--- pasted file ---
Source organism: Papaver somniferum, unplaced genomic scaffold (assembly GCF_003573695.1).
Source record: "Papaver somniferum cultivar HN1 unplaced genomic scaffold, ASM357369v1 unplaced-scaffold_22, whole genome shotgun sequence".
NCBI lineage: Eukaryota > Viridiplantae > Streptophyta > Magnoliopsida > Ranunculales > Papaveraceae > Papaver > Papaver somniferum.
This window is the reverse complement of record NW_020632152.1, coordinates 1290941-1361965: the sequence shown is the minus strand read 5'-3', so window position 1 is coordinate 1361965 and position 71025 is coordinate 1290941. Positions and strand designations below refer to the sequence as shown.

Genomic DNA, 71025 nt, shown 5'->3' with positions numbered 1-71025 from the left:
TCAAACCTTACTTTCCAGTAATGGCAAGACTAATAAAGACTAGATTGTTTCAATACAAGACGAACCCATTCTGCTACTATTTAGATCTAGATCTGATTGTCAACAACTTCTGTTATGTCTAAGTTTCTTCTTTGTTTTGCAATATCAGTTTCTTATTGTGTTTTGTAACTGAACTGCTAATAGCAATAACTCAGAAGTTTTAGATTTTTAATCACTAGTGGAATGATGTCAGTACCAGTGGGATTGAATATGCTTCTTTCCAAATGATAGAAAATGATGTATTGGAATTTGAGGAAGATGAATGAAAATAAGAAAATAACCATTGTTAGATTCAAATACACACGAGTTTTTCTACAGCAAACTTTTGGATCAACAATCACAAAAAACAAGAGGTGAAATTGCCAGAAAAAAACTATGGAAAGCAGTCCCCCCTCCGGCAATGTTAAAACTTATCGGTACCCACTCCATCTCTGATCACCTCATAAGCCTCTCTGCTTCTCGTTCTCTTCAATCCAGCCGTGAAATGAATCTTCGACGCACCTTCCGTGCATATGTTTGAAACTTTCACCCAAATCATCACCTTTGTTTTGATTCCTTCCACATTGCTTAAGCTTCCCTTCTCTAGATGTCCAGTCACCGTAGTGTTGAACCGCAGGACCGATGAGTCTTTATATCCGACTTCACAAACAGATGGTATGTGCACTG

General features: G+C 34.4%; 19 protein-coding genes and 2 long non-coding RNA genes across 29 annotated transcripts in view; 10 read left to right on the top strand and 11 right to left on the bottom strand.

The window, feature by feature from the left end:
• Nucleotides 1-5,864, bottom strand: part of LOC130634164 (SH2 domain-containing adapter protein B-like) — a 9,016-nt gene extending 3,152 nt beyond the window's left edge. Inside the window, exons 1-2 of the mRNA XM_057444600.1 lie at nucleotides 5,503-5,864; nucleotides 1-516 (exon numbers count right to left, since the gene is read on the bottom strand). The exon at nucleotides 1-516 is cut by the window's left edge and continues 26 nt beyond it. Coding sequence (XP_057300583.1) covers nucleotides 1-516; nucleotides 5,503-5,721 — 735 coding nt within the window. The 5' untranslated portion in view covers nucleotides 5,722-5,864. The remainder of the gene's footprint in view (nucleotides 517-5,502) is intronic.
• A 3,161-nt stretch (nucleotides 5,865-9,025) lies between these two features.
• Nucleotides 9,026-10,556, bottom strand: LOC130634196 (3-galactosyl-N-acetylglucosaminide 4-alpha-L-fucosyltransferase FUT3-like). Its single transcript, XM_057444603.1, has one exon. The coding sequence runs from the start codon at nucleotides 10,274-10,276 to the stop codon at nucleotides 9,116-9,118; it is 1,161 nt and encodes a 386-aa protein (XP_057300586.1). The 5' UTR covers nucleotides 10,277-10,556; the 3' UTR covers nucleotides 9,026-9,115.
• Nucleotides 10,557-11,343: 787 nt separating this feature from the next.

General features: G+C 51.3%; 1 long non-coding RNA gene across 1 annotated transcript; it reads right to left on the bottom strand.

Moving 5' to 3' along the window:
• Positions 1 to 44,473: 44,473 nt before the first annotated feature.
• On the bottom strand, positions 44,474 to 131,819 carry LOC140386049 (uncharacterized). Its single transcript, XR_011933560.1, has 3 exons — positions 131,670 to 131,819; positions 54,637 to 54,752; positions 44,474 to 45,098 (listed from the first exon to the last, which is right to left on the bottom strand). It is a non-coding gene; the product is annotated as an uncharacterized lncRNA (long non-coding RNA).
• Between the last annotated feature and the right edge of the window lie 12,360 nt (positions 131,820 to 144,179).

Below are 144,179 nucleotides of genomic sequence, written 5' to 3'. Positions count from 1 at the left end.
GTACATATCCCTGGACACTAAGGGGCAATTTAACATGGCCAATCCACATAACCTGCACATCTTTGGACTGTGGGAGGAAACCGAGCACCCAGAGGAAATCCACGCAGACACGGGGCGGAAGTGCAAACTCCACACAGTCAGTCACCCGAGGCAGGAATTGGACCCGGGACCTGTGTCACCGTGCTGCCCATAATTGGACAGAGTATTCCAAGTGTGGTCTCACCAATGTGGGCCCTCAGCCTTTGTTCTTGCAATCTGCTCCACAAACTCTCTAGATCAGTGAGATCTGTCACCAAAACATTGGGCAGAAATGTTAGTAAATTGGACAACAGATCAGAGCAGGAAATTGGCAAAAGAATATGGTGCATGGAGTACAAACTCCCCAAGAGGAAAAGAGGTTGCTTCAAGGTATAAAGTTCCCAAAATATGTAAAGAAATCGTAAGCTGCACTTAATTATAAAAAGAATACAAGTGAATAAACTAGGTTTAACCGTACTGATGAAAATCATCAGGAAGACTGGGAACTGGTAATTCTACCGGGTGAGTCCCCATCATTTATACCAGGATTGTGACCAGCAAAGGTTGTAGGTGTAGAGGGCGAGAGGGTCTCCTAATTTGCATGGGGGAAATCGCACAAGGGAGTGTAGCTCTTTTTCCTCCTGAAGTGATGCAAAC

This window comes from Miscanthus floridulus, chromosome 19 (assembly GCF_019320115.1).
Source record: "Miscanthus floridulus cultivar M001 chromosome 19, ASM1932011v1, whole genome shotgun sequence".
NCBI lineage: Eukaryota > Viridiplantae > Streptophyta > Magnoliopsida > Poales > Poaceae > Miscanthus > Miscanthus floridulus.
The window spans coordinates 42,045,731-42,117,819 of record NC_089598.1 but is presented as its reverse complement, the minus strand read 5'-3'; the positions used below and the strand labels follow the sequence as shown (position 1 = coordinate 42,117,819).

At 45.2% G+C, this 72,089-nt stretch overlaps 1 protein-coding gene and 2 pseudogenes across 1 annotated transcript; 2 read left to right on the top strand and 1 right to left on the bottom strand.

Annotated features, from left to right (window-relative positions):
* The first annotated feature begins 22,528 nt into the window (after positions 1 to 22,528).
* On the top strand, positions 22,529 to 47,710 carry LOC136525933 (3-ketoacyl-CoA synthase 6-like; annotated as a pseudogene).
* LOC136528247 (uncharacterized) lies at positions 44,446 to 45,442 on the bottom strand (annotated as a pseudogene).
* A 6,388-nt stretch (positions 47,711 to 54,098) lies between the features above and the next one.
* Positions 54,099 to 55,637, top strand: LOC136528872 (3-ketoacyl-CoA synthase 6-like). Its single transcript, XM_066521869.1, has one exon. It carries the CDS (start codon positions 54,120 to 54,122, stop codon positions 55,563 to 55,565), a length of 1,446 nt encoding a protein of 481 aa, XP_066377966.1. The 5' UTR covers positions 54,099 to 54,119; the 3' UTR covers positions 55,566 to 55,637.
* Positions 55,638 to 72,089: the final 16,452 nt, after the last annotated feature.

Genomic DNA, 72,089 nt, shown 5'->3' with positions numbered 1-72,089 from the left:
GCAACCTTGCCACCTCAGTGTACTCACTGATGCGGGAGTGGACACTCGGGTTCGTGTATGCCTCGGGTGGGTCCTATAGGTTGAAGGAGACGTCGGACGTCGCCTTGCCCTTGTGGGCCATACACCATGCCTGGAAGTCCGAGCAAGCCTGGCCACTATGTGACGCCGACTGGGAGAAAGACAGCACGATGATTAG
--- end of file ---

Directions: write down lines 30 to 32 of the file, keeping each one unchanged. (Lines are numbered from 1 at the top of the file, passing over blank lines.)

* Positions 54,099 to 55,637, top strand: LOC136528872 (3-ketoacyl-CoA synthase 6-like). Its single transcript, XM_066521869.1, has one exon. It carries the CDS (start codon positions 54,120 to 54,122, stop codon positions 55,563 to 55,565), a length of 1,446 nt encoding a protein of 481 aa, XP_066377966.1. The 5' UTR covers positions 54,099 to 54,119; the 3' UTR covers positions 55,566 to 55,637.
* Positions 55,638 to 72,089: the final 16,452 nt, after the last annotated feature.

Genomic DNA, 72,089 nt, shown 5'->3' with positions numbered 1-72,089 from the left: